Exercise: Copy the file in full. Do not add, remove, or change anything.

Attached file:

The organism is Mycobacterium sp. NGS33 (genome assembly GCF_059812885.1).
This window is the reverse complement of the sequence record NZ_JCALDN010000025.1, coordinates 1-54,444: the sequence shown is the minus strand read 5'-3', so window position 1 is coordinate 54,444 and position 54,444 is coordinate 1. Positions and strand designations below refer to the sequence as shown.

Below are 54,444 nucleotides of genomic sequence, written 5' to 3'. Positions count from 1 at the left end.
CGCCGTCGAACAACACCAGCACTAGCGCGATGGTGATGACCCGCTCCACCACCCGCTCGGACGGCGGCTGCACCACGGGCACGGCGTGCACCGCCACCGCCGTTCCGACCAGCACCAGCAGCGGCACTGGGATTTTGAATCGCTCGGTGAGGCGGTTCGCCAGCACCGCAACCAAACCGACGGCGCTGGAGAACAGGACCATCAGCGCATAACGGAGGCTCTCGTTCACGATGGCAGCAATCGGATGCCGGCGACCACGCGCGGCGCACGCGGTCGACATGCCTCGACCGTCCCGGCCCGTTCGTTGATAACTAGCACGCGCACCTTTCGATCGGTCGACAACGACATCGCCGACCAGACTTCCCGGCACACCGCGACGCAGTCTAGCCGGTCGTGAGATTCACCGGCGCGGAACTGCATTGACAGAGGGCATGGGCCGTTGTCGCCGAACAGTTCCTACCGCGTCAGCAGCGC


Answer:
The organism is Mycobacterium sp. NGS33 (genome assembly GCF_059812885.1).
This window is the reverse complement of the sequence record NZ_JCALDN010000025.1, coordinates 1-54,444: the sequence shown is the minus strand read 5'-3', so window position 1 is coordinate 54,444 and position 54,444 is coordinate 1. Positions and strand designations below refer to the sequence as shown.

Below are 54,444 nucleotides of genomic sequence, written 5' to 3'. Positions count from 1 at the left end.
CGCCGTCGAACAACACCAGCACTAGCGCGATGGTGATGACCCGCTCCACCACCCGCTCGGACGGCGGCTGCACCACGGGCACGGCGTGCACCGCCACCGCCGTTCCGACCAGCACCAGCAGCGGCACTGGGATTTTGAATCGCTCGGTGAGGCGGTTCGCCAGCACCGCAACCAAACCGACGGCGCTGGAGAACAGGACCATCAGCGCATAACGGAGGCTCTCGTTCACGATGGCAGCAATCGGATGCCGGCGACCACGCGCGGCGCACGCGGTCGACATGCCTCGACCGTCCCGGCCCGTTCGTTGATAACTAGCACGCGCACCTTTCGATCGGTCGACAACGACATCGCCGACCAGACTTCCCGGCACACCGCGACGCAGTCTAGCCGGTCGTGAGATTCACCGGCGCGGAACTGCATTGACAGAGGGCATGGGCCGTTGTCGCCGAACAGTTCCTACCGCGTCAGCAGCGC